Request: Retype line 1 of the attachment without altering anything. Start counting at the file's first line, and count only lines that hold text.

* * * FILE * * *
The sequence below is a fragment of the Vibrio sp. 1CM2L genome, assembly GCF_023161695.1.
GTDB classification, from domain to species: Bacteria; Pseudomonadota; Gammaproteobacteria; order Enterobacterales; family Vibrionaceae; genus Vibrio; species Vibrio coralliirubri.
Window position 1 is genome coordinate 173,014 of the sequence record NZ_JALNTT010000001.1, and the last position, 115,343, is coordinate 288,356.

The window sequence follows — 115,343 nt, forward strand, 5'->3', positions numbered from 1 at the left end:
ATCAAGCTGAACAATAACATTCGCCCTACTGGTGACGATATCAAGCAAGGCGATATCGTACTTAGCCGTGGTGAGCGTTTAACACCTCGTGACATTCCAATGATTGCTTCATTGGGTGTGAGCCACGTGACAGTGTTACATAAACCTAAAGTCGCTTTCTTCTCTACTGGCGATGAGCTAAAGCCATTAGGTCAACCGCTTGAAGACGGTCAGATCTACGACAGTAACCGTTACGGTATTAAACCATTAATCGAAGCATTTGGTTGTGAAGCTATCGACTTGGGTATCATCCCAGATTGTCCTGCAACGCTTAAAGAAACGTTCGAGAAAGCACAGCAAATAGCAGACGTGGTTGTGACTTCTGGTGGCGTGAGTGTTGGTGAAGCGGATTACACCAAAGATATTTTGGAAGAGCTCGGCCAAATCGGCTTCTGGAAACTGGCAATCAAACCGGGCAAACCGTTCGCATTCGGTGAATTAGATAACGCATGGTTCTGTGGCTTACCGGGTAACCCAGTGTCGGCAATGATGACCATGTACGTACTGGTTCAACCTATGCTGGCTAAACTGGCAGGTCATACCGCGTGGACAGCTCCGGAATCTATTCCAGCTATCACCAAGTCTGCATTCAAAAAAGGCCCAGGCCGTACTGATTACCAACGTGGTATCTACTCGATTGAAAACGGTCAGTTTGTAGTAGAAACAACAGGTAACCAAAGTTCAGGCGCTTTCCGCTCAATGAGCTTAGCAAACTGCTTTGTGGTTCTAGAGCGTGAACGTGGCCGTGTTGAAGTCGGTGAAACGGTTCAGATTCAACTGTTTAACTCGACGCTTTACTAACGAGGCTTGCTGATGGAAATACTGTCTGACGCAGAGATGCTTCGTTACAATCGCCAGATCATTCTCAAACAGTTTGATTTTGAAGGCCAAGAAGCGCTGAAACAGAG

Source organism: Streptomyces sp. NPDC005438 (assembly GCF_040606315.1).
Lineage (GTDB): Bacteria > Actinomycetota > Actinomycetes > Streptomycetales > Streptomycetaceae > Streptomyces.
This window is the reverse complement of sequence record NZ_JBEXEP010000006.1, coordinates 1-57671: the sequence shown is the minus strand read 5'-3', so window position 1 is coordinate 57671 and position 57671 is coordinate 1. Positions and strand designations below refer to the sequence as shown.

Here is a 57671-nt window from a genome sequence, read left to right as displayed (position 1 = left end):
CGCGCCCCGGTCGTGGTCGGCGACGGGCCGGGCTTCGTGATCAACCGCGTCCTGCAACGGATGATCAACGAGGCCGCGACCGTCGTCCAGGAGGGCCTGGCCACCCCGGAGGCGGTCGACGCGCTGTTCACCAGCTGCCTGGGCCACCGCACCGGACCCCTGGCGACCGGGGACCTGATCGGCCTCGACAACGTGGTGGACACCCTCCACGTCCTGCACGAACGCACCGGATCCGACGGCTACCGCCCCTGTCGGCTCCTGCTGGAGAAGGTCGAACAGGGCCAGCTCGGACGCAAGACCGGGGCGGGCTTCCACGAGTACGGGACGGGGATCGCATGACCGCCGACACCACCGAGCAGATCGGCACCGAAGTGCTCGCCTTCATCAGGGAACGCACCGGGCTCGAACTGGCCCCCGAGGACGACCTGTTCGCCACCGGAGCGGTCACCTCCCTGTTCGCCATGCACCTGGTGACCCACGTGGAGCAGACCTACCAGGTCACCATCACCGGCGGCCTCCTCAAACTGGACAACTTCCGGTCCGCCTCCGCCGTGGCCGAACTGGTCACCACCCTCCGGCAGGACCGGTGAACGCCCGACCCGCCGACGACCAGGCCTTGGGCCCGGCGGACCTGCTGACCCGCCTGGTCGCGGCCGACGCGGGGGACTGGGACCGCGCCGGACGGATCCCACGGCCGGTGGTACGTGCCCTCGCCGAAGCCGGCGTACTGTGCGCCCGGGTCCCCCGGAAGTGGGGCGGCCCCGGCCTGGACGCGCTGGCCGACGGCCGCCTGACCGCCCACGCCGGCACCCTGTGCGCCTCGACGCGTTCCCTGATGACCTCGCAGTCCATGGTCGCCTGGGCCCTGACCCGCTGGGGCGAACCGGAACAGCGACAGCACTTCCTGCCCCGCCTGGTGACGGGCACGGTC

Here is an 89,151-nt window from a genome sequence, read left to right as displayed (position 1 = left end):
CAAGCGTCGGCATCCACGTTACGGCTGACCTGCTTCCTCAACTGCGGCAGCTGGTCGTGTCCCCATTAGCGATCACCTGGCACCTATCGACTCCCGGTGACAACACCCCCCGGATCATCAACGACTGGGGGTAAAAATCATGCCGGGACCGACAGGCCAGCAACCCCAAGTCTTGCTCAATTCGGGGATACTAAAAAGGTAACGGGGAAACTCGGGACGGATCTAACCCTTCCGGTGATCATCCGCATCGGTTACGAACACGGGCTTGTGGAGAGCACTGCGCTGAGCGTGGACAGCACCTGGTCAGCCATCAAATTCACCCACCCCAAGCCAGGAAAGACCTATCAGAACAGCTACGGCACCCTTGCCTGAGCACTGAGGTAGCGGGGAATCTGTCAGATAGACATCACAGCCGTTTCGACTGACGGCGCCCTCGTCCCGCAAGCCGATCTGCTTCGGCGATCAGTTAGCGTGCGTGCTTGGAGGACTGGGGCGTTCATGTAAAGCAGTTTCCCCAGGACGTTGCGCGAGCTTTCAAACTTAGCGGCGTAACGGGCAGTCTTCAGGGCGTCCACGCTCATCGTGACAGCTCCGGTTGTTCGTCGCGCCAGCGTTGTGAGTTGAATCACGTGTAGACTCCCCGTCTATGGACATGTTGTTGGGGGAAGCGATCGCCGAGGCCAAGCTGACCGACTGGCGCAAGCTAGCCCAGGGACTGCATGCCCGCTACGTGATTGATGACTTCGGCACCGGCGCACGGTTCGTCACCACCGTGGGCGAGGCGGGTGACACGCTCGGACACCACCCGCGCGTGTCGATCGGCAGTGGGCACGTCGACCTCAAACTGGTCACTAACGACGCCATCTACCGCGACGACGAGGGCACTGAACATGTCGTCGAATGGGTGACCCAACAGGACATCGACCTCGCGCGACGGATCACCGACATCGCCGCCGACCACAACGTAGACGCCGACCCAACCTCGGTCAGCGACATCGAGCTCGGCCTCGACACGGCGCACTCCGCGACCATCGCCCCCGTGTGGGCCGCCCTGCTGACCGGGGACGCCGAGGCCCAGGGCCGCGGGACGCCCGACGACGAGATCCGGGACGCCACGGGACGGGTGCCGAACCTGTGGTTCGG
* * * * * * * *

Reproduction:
The sequence below is a fragment of the Vibrio sp. 1CM2L genome, assembly GCF_023161695.1.